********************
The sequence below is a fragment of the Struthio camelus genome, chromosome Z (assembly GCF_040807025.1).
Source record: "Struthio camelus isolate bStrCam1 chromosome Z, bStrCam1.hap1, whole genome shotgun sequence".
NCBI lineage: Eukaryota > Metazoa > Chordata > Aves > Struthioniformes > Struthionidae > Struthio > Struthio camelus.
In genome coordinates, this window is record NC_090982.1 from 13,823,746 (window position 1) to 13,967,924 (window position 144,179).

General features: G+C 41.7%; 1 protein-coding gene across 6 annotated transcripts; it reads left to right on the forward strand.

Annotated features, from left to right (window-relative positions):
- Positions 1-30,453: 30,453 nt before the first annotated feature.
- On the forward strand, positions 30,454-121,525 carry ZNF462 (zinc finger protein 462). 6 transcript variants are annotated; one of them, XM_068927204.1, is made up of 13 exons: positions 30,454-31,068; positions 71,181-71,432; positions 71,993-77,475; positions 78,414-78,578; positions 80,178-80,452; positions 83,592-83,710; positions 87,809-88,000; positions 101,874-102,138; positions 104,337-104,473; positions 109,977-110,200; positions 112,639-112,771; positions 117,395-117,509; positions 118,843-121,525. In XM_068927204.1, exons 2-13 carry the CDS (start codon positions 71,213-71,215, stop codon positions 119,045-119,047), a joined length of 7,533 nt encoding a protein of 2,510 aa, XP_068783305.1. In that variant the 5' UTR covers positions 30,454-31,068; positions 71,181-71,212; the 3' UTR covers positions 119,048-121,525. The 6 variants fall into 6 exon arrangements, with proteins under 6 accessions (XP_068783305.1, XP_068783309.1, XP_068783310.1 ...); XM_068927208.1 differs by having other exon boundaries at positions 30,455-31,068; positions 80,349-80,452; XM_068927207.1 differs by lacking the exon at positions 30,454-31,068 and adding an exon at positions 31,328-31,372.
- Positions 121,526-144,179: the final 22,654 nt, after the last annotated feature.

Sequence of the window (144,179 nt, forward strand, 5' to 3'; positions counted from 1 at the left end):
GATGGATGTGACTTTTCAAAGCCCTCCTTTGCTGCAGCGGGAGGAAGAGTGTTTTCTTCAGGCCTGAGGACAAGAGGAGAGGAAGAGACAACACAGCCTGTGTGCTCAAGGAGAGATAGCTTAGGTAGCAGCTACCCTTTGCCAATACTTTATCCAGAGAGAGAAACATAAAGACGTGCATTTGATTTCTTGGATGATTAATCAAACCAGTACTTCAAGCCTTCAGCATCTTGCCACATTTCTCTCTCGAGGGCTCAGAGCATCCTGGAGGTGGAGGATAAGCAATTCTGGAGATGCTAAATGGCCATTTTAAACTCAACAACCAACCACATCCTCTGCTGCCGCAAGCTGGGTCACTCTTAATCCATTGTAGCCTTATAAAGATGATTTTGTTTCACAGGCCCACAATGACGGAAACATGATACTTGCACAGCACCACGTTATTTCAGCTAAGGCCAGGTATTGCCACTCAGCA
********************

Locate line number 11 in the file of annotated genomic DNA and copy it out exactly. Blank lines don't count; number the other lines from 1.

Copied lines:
GATGGATGTGACTTTTCAAAGCCCTCCTTTGCTGCAGCGGGAGGAAGAGTGTTTTCTTCAGGCCTGAGGACAAGAGGAGAGGAAGAGACAACACAGCCTGTGTGCTCAAGGAGAGATAGCTTAGGTAGCAGCTACCCTTTGCCAATACTTTATCCAGAGAGAGAAACATAAAGACGTGCATTTGATTTCTTGGATGATTAATCAAACCAGTACTTCAAGCCTTCAGCATCTTGCCACATTTCTCTCTCGAGGGCTCAGAGCATCCTGGAGGTGGAGGATAAGCAATTCTGGAGATGCTAAATGGCCATTTTAAACTCAACAACCAACCACATCCTCTGCTGCCGCAAGCTGGGTCACTCTTAATCCATTGTAGCCTTATAAAGATGATTTTGTTTCACAGGCCCACAATGACGGAAACATGATACTTGCACAGCACCACGTTATTTCAGCTAAGGCCAGGTATTGCCACTCAGCA